At 31 Deborah Crescent:
- Workers removed the stucco, eave overhangs, rake overhangs, and asphalt shingles. At the roof perimeter, gaps between the roof trusses were covered with a strip of 3/8-in. plywood.
- The roof sheathing and wall sheathing were covered with 6-mil poly, held in place with plywood strips. All of the seams in the poly were sealed with Tremco acoustical sealant.
- A frame of 2×8 purlins (installed on edge) was built on top of the plywood strips.
- 2×4 rafters were installed over the purlins. The rafters were connected at the ridge with galvanized strapping. The new 2×4 roof framing included new overhangs at the rakes and eaves.
- Two layers of fiberglass batts were installed on the roof: 8-in. batts were threaded under the rafters, and 4-in. batts were dropped between the rafters.
- New plywood roof sheathing and asphalt shingles were installed over the rafters.
- New 2×4 wall studs were hung from the projecting rafters and toe-nailed into a wide bottom plate that was secured to the house with galvanized strapping. The 2×4 studs were positioned to create room for 12 inches of fiberglass insulation.
- Window rough openings were lined with plywood, and the new window sills were covered with painted metal flashing.
- The space between the old wall sheathing and the back of the new studs was filled with horizontal 8-in. fiberglass batts. Then 4-in. batts were installed vertically between the studs.
- The walls were covered with new plywood wall sheathing and stucco.
- The existing basement slab was covered with 3 inches of polystyrene.
- The basement walls were insulated on the interior with 12 inches of fiberglass behind and between new wall studs.
- Storm windows were installed to provide a third layer of glazing.
- An HRV programmed to provide 0.5 air changes per hour was installed.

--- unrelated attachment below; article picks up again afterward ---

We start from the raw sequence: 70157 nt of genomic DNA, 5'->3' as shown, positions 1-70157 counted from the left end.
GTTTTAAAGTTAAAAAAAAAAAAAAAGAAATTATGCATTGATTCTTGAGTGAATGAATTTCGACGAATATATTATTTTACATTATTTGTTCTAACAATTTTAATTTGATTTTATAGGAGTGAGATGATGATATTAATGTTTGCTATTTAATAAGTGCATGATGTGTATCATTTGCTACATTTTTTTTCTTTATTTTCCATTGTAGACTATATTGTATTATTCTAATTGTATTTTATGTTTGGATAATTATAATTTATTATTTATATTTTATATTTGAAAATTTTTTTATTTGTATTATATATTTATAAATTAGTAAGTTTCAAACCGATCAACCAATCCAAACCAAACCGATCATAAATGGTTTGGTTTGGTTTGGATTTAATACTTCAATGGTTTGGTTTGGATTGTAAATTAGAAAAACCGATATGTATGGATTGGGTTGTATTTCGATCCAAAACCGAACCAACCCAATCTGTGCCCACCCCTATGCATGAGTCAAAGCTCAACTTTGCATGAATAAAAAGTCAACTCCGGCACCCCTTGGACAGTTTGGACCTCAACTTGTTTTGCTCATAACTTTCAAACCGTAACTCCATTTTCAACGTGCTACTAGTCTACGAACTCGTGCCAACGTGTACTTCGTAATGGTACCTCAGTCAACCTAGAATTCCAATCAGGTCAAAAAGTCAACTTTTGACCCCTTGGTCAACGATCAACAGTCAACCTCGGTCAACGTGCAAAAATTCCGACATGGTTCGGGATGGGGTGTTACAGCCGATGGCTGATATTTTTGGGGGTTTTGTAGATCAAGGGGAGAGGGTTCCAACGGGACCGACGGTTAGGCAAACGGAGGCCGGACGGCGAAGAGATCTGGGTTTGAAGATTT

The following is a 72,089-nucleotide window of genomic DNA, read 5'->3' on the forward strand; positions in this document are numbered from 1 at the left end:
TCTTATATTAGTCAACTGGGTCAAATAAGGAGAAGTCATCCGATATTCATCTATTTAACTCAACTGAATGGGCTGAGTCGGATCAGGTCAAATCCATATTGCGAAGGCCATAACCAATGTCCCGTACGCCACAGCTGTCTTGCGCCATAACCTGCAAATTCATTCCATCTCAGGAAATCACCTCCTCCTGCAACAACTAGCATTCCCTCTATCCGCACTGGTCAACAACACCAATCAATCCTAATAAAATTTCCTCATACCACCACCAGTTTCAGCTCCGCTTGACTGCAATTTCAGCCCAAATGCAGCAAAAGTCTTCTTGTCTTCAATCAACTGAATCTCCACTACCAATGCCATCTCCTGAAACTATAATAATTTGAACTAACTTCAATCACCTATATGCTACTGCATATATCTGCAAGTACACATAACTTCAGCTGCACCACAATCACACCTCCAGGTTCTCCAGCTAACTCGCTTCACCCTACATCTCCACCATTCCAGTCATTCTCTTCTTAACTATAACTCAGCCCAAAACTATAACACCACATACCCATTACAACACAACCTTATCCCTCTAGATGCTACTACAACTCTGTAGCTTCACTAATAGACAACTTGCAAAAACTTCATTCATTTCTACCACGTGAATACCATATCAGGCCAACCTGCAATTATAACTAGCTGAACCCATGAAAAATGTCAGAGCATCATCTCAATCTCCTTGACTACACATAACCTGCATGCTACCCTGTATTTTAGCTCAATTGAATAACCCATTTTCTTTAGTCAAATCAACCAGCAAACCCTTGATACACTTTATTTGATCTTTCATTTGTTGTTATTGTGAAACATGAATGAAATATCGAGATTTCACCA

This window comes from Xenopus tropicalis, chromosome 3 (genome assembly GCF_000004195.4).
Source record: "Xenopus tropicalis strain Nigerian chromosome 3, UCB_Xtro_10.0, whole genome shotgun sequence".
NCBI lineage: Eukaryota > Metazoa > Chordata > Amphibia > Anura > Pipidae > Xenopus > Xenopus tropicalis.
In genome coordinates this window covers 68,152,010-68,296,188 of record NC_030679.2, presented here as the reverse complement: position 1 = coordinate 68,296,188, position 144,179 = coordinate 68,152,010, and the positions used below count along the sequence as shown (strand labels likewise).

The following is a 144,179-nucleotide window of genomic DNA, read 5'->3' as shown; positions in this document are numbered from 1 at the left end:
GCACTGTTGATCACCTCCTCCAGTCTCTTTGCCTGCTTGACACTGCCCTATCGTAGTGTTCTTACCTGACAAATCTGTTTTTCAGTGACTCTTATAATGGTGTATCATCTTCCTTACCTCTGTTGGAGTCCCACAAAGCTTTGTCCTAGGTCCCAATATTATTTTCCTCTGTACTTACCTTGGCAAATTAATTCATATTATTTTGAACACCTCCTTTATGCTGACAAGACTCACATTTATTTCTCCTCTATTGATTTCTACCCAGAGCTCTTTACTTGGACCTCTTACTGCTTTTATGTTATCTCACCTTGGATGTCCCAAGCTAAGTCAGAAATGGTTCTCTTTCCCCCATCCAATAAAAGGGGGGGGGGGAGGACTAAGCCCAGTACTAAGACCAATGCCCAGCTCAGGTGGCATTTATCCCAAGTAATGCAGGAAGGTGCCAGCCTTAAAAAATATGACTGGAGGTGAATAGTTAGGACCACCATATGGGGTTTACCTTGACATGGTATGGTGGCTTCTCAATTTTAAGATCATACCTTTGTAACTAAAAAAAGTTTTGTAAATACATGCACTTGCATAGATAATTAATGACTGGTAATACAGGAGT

Although builders in warmer climates might hesitate to wrap a house with polyethylene, the technique works very well in Saskatoon. “Wrapping the exterior of the entire building with a polyethylene air-vapor barrier proved to be a very effective method of reducing air leakage in the building,” the researchers reported. “This particular house, after retrofitting, proved to be the tightest house in Saskatchewan measured to date by the National Research Council. … The air leakage of the house as measured by pressure tests was reduced from 2.95 air changes per hour at 50 pascals to 0.29 at 50 pascals, a reduction of 90.1%. Before and after measurements were taken of the space heating requirements of the house. The design heat loss of the house was reduced from 13.1 kW at -34°C to 5.45 kW by the retrofit.”
Twenty-seven years later, the house at 31 Deborah Crescent remains in excellent condition, and Orr reports that the fiberglass used to insulate the basement walls has stayed dry. “I talked with the homeowner just last year,” Orr told me. “He said the house is very comfortable.”
How much did it cost?
The experiment at 31 Deborah Crescent was controversial at the time. “The people in Ottawa thought this was way too radical and costly,” Dumont told me recently.